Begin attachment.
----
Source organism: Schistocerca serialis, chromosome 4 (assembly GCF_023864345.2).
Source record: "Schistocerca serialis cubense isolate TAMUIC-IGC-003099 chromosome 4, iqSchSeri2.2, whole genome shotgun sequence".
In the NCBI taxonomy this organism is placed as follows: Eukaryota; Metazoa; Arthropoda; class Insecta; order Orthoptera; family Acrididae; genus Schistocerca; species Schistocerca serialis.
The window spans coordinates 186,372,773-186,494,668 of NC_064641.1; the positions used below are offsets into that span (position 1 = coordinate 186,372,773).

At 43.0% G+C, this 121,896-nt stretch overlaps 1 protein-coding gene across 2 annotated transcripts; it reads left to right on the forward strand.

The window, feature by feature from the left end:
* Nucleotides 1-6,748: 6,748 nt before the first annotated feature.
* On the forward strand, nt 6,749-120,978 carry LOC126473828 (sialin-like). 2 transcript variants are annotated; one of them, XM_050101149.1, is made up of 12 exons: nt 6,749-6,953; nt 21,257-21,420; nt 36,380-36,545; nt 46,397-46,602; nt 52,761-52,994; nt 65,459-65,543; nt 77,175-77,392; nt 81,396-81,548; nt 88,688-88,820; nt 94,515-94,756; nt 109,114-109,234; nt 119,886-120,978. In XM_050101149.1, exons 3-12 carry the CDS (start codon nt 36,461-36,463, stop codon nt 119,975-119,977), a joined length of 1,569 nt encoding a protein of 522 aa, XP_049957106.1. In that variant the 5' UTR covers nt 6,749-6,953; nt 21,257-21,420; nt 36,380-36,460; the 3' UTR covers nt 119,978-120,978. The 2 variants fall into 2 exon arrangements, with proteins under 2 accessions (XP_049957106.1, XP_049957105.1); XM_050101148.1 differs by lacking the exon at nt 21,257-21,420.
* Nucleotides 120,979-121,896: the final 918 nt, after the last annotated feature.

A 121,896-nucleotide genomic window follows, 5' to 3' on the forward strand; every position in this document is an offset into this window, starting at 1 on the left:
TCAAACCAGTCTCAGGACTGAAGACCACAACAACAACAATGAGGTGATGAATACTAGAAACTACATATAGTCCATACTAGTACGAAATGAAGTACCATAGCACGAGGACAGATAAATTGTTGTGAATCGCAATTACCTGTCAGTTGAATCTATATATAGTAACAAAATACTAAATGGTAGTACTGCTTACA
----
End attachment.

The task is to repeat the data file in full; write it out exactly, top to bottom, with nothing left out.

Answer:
Source organism: Schistocerca serialis, chromosome 4 (assembly GCF_023864345.2).
Source record: "Schistocerca serialis cubense isolate TAMUIC-IGC-003099 chromosome 4, iqSchSeri2.2, whole genome shotgun sequence".
In the NCBI taxonomy this organism is placed as follows: Eukaryota; Metazoa; Arthropoda; class Insecta; order Orthoptera; family Acrididae; genus Schistocerca; species Schistocerca serialis.
The window spans coordinates 186,372,773-186,494,668 of NC_064641.1; the positions used below are offsets into that span (position 1 = coordinate 186,372,773).

At 43.0% G+C, this 121,896-nt stretch overlaps 1 protein-coding gene across 2 annotated transcripts; it reads left to right on the forward strand.

The window, feature by feature from the left end:
* Nucleotides 1-6,748: 6,748 nt before the first annotated feature.
* On the forward strand, nt 6,749-120,978 carry LOC126473828 (sialin-like). 2 transcript variants are annotated; one of them, XM_050101149.1, is made up of 12 exons: nt 6,749-6,953; nt 21,257-21,420; nt 36,380-36,545; nt 46,397-46,602; nt 52,761-52,994; nt 65,459-65,543; nt 77,175-77,392; nt 81,396-81,548; nt 88,688-88,820; nt 94,515-94,756; nt 109,114-109,234; nt 119,886-120,978. In XM_050101149.1, exons 3-12 carry the CDS (start codon nt 36,461-36,463, stop codon nt 119,975-119,977), a joined length of 1,569 nt encoding a protein of 522 aa, XP_049957106.1. In that variant the 5' UTR covers nt 6,749-6,953; nt 21,257-21,420; nt 36,380-36,460; the 3' UTR covers nt 119,978-120,978. The 2 variants fall into 2 exon arrangements, with proteins under 2 accessions (XP_049957106.1, XP_049957105.1); XM_050101148.1 differs by lacking the exon at nt 21,257-21,420.
* Nucleotides 120,979-121,896: the final 918 nt, after the last annotated feature.

A 121,896-nucleotide genomic window follows, 5' to 3' on the forward strand; every position in this document is an offset into this window, starting at 1 on the left:
TCAAACCAGTCTCAGGACTGAAGACCACAACAACAACAATGAGGTGATGAATACTAGAAACTACATATAGTCCATACTAGTACGAAATGAAGTACCATAGCACGAGGACAGATAAATTGTTGTGAATCGCAATTACCTGTCAGTTGAATCTATATATAGTAACAAAATACTAAATGGTAGTACTGCTTACA